The ideal way to go about it would be to create a “Business Logic Manager” which will decide which business logic to call based on the client id that has been passed to it.

In this project, the Dynamic Assembly Loader console application does this job. For simplicity sake, this is a console application and the choice for business logic is entered through an user input through console. This can be a WCF service or any other project type in real time scenario.

The 1st part is to create a BusinessLogicLibrary – abstraction. This contains:

  1. Abstract class – AbstractBusinessLogic
    namespace BusinessLogicLibrary
    {
        public abstract class AbstractBusinessLogic: IBusinessLogic
        {
            virtual public string GetBusinesslogic()
            {
                throw new NotImplementedException();
            }        
        }
    }
  2. Interface – IbusinessLogic
    namespace BusinessLogicLibrary
    {
        public interface IBusinessLogic
        {
            string GetBusinesslogic();
        }
    }

Note – The method in the abstract class has been declared virtual so that it can be overridden by the methods implementing the actual business logic.

Now, let us construct the three Business Logic code libraries. Here I have used simple class libraries which return a String identifying from which they have been called. For example – if Business Logic 1 is called, then it will return “Calculated Busines Logic 1”. In real time, this can be an XML document returning the Pension plan values for Client -1.

Code for Business Logic - 1

namespace BusinessLogic_1
{
    public class BusinessLogic_1: AbstractBusinessLogic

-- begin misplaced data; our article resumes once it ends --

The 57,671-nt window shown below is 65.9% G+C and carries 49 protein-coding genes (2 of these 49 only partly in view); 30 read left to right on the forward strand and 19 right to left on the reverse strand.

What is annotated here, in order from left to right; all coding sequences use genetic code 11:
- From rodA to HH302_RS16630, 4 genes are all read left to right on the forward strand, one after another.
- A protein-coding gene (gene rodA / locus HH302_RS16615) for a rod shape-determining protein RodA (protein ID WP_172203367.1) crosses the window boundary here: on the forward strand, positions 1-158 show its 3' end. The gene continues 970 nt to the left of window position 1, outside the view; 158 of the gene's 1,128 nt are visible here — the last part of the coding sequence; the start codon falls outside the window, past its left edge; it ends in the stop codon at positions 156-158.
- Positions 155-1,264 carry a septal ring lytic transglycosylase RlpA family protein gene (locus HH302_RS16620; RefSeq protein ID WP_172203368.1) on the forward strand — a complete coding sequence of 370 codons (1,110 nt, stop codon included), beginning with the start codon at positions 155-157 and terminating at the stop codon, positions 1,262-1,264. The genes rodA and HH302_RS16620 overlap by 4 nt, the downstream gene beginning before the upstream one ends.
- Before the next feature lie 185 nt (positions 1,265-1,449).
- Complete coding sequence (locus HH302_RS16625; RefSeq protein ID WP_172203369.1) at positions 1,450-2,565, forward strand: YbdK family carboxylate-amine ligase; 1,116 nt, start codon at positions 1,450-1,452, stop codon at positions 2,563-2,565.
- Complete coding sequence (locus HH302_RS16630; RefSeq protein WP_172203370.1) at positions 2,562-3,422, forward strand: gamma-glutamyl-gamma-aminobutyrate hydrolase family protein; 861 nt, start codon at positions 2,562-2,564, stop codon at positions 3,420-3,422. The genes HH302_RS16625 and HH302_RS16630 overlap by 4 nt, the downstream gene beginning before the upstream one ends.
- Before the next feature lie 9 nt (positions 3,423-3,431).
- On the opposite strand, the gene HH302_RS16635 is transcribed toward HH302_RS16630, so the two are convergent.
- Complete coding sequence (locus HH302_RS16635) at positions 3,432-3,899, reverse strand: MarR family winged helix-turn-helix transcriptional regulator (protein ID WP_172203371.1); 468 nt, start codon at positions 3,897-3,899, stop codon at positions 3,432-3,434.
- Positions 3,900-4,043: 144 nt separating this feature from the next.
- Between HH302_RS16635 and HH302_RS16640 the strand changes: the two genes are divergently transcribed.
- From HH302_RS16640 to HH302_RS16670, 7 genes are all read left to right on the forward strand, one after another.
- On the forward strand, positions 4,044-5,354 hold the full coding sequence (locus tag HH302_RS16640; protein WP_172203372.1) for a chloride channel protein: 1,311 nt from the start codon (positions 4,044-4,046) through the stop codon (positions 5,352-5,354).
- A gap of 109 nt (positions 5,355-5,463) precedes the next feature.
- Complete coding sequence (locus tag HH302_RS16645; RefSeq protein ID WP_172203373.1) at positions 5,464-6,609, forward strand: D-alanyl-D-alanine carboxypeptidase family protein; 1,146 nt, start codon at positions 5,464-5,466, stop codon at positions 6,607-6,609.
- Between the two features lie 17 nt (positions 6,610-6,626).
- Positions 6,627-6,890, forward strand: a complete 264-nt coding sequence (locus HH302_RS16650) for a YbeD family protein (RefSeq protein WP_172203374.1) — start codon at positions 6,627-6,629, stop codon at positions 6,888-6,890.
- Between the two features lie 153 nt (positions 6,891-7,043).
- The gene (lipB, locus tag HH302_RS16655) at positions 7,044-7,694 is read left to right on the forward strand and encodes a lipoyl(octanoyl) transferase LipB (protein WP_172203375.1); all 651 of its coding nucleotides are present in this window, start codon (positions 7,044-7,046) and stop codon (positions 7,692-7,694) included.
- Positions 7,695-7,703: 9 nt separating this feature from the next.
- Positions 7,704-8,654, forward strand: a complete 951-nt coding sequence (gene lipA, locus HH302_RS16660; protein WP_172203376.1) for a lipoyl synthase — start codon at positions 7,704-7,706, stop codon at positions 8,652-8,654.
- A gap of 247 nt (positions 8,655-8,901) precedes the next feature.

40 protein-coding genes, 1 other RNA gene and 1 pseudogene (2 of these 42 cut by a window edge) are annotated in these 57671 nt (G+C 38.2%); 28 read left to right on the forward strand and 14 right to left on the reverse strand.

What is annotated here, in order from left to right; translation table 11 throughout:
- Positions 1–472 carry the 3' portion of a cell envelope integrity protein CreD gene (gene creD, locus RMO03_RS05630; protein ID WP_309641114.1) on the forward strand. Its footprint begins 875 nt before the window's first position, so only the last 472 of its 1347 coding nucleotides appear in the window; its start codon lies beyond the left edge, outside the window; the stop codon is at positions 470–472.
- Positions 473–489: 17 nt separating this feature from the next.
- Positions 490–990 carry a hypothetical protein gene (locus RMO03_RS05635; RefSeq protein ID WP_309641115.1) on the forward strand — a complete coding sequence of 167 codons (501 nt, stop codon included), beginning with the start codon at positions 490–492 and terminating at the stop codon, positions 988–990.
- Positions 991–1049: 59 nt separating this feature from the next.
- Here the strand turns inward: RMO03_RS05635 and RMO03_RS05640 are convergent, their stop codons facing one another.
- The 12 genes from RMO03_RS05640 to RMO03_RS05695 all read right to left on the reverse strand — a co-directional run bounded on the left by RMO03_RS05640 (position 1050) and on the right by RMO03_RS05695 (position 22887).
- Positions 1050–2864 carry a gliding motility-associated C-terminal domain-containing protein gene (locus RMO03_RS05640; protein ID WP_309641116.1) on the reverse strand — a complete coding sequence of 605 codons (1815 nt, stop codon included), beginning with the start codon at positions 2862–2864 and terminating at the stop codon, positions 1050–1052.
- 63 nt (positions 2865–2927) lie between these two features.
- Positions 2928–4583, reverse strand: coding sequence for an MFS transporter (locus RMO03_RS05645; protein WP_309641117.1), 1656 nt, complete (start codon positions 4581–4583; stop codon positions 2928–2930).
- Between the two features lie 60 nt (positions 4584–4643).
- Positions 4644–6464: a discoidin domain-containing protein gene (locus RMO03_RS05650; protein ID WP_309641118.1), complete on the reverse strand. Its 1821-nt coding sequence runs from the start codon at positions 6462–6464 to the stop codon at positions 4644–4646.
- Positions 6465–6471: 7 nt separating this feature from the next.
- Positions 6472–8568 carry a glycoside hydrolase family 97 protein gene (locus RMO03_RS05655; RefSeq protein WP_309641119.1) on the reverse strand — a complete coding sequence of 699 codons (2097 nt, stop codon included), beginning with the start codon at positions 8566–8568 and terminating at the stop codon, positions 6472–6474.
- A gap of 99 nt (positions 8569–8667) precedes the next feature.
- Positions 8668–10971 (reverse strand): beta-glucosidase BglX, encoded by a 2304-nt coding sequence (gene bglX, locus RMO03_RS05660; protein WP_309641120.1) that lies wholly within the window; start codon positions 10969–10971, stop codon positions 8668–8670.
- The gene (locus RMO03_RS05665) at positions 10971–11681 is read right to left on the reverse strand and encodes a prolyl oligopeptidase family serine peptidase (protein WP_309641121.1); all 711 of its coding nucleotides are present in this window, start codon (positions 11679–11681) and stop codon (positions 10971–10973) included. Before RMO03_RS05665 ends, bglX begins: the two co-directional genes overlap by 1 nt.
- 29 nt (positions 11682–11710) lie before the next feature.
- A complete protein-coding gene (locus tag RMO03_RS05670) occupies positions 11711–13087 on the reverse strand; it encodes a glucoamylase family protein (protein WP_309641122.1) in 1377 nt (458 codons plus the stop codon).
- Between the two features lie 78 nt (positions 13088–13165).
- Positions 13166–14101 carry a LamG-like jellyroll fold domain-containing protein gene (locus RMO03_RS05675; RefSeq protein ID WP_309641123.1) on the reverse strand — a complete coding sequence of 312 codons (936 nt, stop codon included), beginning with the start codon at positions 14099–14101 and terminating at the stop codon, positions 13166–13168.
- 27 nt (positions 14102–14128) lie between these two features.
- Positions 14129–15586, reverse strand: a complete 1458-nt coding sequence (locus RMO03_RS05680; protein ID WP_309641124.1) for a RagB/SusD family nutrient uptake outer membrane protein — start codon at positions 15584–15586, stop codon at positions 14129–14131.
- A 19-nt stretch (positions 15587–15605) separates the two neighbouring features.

{

        public override string GetBusinesslogic()
        {
            return "Calculated Business Logic 1";
        }
    }
}

Code for Business Logic - 2

namespace BusinessLogic_2
{
    public class BusinessLogic_2:AbstractBusinessLogic
    {
        public override string  GetBusinesslogic()

        {
            return "Calculated Business Logic 2";
        }
    }
}

Code for Business Logic - 3

namespace BusinessLogic_3
{
    public class BusinessLogic_3:AbstractBusinessLogic
    {
        public override string  GetBusinesslogic()

        {
            return "Calculated Business Logic 3";
        }
    }
}

Note that the Business Logic class libraries inherits from the AbstractBusinessLogic abstract class and overrides the GetBusinessLogic() method.

Now comes the main part – Dynamic Assembly Loader. This is our Business Logic Manager which decides which Business Logic DLL to load in the memory based on the input.

Add assembly reference to the following first:

  1. System.Configuration and
  2. BusinessLogicLibrary
  3. BusinessLogic-1
  4. BusinessLogic-2
  5. BusinessLogic-3

Add the following in the app.config file:

<configuration>
  <appSettings>
    <add key="BusinessLogic1" value="BusinessLogic_1.BusinessLogic_1,BusinessLogic-1"/>
    <add key="BusinessLogic2" value="BusinessLogic_2.BusinessLogic_2,BusinessLogic-2"/>
    <add key="BusinessLogic3" value="BusinessLogic_3.BusinessLogic_3,BusinessLogic-3"/>
  </appSettings>
</configuration>

Note that the value for the appsettings should be the fully qualified assembly name – namespace.class, assemblename.

Declare an instance of the IbusinessLogic Interface. Remember the Business Logic classes implement the IbusinessLogicInterface.